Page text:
What’s It About? Frank carves inspiration from a range of sources, predominantly being the late eccentric Chris Sievey, who was the brainchild behind papier-mâché headed Frank Sidebottom. Yet, bar certain elements, this is no biographic account of the Northern English comedian. Director Lenny Abrahamson’s Frank is entirely different, an American creation – fans of Chris Sievey should not expect to see anything more than an on-screen tribute. Jon Ronson (screenplay) had a brief part as a keyboardist in Chris Sievey’s band The Freshies, and perhaps his musical experiences seep into the film, but assume realities are few and far between.
Frank begins in an English seaside town, with actor Domhnall Gleeson taking on the role of Jon Ronson. Gleeson’s character, Jon Burroughs, is an office boy, stammering into the phone and tapping repetitively into the computer. After work, though, Jon aspires for musical success, shuffling around his suburban town, composing lyrics and inventing melodies. Burroughs’ early musical endeavours prove endearing and quite funny even, reminding audiences of their own pavement thoughts. Yet it soon materialises that the freckled twenty-something’s musical ability is misleading – his lyrics are awful and songs copycatted from renowned artists.
Frank lurches forward when Jon is offered an opportunity to sit in as a keyboard player for touring band Soronprfbs – no, we can’t pronounce it either. The band is loud, avant-garde and synth, fronted by unique quirk Frank (Michael Fassbender) and supported by Clara (Maggie Gyllenhaal), Baraque (François Civil) and a nameless drummer (Carla Azar). The opening gig is hardly a success but showcases the beguiling talents of the band, and Burroughs joins Soronprfbs on the road. The road to stardom turns out to be an idyllic cabin in Ireland where manager Don (Scoot McNairy) has booked a month’s worth of isolation in order to record the anticipated first album. Jon’s musical talents are put to the test, but fail miserably, much to the derision of his fellow band members – except for Frank who apparently detects a suppressed creative flame. A month turns into several and carrot-haired Jon, soon feral and bearded, proves more useful when it comes to financial support and digital promotion.
Verdict? It is laugh-out-loud, quirky and inventive. And Michael Fassbender, who exposed all in Shame, physically and emotionally, is veiled and expressionless in this title. He may be hiding in an irking papier-mâché head, but Fassbender still flaunts mesmeric thespian abilities in a performance that is charismatic and soulful. There’s a magical energy in Frank and the bandleader coaches his musical flock to find their creative embers via exhaustive group exercise, repetitive music practice and the development of new-fangled instruments. This startling, bohemian creativity in Soronprfbs functions as an inspirational force of artistic expression.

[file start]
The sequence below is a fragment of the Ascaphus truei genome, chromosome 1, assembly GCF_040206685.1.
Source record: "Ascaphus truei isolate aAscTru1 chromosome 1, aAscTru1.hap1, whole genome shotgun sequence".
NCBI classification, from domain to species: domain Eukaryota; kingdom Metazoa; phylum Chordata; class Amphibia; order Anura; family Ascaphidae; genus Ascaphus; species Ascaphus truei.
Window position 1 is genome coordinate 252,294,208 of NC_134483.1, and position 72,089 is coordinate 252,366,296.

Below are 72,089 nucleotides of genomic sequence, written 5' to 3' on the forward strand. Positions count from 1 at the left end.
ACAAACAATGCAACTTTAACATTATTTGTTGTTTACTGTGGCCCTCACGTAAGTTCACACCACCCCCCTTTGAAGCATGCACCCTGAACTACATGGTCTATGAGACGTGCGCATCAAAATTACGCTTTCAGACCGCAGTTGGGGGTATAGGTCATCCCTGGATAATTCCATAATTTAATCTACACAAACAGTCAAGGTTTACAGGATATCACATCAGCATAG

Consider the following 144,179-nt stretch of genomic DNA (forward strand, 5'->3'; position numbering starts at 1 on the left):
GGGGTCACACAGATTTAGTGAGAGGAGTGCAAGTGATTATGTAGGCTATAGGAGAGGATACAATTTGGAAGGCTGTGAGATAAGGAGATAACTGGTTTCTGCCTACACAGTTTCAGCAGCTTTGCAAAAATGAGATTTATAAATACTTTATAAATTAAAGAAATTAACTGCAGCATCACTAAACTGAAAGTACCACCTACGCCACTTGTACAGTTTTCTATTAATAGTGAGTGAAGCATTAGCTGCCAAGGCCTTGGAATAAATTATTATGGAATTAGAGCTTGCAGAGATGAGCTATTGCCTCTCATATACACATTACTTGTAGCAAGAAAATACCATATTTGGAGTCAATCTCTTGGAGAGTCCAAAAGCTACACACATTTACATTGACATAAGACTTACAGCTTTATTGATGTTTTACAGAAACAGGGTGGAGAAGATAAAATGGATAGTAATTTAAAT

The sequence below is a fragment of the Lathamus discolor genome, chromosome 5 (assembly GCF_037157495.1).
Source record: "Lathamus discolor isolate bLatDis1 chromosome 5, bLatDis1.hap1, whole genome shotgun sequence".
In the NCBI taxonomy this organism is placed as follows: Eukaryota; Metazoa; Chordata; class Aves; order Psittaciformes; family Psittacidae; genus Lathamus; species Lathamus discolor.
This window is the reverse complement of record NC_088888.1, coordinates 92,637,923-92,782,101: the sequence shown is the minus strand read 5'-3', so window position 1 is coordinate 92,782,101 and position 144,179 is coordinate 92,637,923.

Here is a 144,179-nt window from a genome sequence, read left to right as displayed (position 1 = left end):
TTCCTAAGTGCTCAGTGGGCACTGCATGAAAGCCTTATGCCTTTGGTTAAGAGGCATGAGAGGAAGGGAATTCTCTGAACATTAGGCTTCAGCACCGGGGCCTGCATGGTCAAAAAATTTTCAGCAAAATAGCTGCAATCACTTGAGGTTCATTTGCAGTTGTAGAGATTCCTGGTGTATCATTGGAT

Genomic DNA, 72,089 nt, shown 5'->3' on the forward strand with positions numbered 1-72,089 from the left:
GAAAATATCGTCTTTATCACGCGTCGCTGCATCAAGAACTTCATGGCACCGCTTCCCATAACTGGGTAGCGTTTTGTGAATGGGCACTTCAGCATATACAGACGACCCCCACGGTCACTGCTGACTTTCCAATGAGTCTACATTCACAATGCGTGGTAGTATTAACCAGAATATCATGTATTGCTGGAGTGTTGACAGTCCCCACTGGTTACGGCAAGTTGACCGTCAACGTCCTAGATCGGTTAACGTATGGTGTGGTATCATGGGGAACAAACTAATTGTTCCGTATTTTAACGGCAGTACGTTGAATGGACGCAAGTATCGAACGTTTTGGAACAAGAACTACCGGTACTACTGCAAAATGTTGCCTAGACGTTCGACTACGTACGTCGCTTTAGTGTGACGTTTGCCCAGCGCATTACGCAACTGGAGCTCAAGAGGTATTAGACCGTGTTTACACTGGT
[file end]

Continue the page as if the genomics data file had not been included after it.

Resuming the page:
Jon Ronson is initially likable and easy to empathise with – find creative strength; leave mundane job; become a musician. However when the Soronprfbs arrive in the desolate Irish forest to record an album, the talentless keyboardist causes anarchy and grows to be the ugly weed in a beautiful rose garden, causing fellow band mates to erupt in anger at his tuneless and stunted creative input. Clara, in particular, possesses a carnal hatred of Ronson as the duo battle for Frank’s affections. Gyllenhaal’s performance flawlessly exemplifies the alternative, and frightens during her negative episodes. The audience certainly feel that Ronson has been dealt with harshly – perhaps Frank is right and the keyboardist does have a talent to express. But as the film progresses, Ronson’s inadequacies prevail and his presence is more than just a hindrance to Soronprfbs.
Unknown to his idiosyncratic band members, Ronson has been filming Soronprfbs, capturing the enigmatic, the peculiar, and uploading clips to Twitter and YouTube. The unknowns soon develop a large digital following and Ronson, from a cynic’s perspective, is society’s warped compass – a character clucking for fame, shamelessly sniffing his populist nose for celebrity and gold. Ronson’s character is a dig at the X-Factors, an incarnation of one-minute fame, popularity and consumerism. Everything the Soronprfbs stand against. Yet Ronson woos Frank with these grand assertions of recognition and celebrity, booking Soronprfbs on to SXSW Festival – a big rock gig in Austin, Texas.
Finally on the road, Soronprfbs touch the cusp of greatness – but an iconic scene where Ronson orders Frank to produce “his most popular song” deals a disastrous blow for the band. Populist music proves fatal and their individual greatness is buried. This fabulous indie movie haunts and enthralls in the closing scenes, depicting the disastrous impact that Ronson has had on a group of untamed eccentrics.
Final Words: As music zings from electric sockets, Michael Fassbender and Maggie Gyllenhaal compel in this seductive chronicle of pop star mythology.
Frank is in UK cinemas on 9 May 2014.